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  (Source: strumors.automobilemag.com)
The Toyota Prius plug-in has a 540-mile range while the Chevrolet Volt has a 380-mile range

After receivng an EPA rating of 100 miles-per-gallon equivalent (MPGe) city/highway combined, Ford's C-MAX Energi has now been named the king of range with 620 miles per tank/charge.

According to Ford, the C-MAX Energi crushes the competition with an EPA rated 108 MPGe city and an EPA rated 620-mile overall driving range. The Energi is also capable of traveling 21 miles in all-electric mode and has 195 horsepower with a fully charged battery.

The Toyota Prius plug-in, on the other hand, has a 540-mile range while the Chevrolet Volt has a 380-mile range.


Not only will the C-MAX Energi be America's most fuel efficient vehicle with the longest range, but it will also be the most affordable. It has a starting price of $29,995, but is eligible for the federal tax credit. The EPA label also noted that customers could save almost $7,000 in gas over the course of five years with the C-MAX Energi.

“C-MAX Energi is America’s most efficient utility vehicle, a great symbol of how Ford gives customers the power to choose leading fuel-efficiency across our lineup with gas prices spiraling upwards of $5 a gallon in some parts of the country,” said John Davis, C-MAX chief engineer. “The C-MAX Energi’s leading range also means customers can spend more time on the road and more money on their priorities instead of at the gas pump.”

Ford also mentioned that the C-MAX Energi's range was designed to address congestion problems. A longer electric range means no wasted fuel while sitting in traffic.

The C-MAX Energi, due out this Fall, will also offer many of Ford's features like SYNC with MyFord Touch, MyFord Mobile, ECO Cruise and SmartGauge with EcoGuide.


Source: Ford



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Credit not rebate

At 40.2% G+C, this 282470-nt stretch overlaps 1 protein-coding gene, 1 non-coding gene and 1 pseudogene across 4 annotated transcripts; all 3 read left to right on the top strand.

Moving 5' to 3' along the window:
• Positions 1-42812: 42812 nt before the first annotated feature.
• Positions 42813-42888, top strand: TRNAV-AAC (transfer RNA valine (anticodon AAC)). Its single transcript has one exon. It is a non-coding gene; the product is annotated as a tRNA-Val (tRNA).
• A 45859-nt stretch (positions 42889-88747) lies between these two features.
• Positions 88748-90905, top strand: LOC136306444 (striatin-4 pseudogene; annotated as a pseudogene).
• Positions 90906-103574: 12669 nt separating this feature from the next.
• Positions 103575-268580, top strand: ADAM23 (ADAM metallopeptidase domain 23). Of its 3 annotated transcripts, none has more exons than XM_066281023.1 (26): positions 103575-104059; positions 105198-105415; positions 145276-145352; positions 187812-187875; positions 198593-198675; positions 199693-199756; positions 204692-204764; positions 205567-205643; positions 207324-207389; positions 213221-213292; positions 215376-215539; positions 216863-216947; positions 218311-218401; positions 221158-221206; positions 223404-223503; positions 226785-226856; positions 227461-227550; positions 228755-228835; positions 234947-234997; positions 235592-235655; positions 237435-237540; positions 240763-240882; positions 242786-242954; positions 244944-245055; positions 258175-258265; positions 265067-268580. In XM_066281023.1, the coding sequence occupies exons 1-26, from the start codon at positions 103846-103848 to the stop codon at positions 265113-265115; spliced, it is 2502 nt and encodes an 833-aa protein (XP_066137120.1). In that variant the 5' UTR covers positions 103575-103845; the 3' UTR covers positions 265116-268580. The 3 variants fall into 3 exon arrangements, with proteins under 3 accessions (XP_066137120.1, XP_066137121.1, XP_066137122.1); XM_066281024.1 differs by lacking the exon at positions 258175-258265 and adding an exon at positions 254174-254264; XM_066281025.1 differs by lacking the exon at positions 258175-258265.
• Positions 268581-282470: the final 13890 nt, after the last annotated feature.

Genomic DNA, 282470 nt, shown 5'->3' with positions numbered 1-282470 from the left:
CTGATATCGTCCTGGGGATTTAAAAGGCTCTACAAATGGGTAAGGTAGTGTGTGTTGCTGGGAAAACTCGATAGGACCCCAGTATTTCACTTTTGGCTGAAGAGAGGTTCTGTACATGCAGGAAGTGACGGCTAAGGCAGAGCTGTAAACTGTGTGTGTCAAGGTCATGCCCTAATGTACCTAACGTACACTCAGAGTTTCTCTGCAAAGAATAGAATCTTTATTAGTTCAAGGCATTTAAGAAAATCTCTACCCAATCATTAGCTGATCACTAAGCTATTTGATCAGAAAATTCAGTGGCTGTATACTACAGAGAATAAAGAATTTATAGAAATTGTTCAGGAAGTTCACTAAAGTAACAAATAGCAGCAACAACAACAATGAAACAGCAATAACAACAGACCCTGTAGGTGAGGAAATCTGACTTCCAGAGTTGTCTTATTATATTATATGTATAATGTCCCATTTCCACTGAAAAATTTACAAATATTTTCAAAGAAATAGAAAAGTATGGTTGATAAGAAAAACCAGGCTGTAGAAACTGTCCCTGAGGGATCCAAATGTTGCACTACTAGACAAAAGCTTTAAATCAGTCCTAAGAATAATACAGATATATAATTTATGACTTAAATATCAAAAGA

By bebimbap on 10/19/2012 8:04:00 PM , Rating: 3
whats the difference between a $7000 tax credit and $7000 tax rebate???

you can only be credited on taxes you are required to pay, if you are required to pay 0 taxes you get 0 credit. If it were a rebate if you are required to pay 0 taxes you get $7000 back.




RE: Credit not rebate
By bobsmith1492 on 10/19/2012 10:48:55 PM , Rating: 5
I wish people would stop arguing this point every EV car article! It doesn't matter!!

Any reasonable person who is paying less than $7k in taxes would never EVER buy a brand new $30,000 car so the point is moot.


RE: Credit not rebate
By Mint on 10/19/2012 11:26:51 PM , Rating: 2
In this case, it's only a $3750 tax credit, so that emphasizes your point even further.

There's only ~15M cars sold per year in the US among 115M households. The vast majority of households paying less tax than that will be buying used cars.


RE: Credit not rebate
By Solandri on 10/20/2012 2:52:29 AM , Rating: 3
IRS tax brackets are:
10% - $0 to $8700 ($870 in taxes)
15% - $8701 to $35.350 (up to $3997.50 in taxes)
25% - $35,351 - $85,650 (up to $12,575 in taxes)

In addition there's a standard deduction of $5950 (the first $5950 you make is untaxed).

So for you to be paying $7k in federal taxes, you'd have to be making $49,830 ($0 on the first $5950, $870 from the 10% bracket, $3997.50 from the 15%, and $2132.50 from the 25%). A new $30,000 car is entirely reasonable with that income.

To owe $3750 in federal taxes, you'd have to be making at least $32,183.33. Normally I wouldn't consider this to be a healthy income level to buy a $26,245 new car. But after seeing how many poor people are willing to fork over the money for a new iPad, I don't try to predict what people will or won't buy anymore.

Also note that these are minimum incomes. If you itemize your deductions (e.g. you pay mortgage on your house), it's possible to have a much higher income and still owe less than $7000 or $3750 in federal taxes.

quote:
There's only ~15M cars sold per year in the US among 115M households. The vast majority of households paying less tax than that will be buying used cars.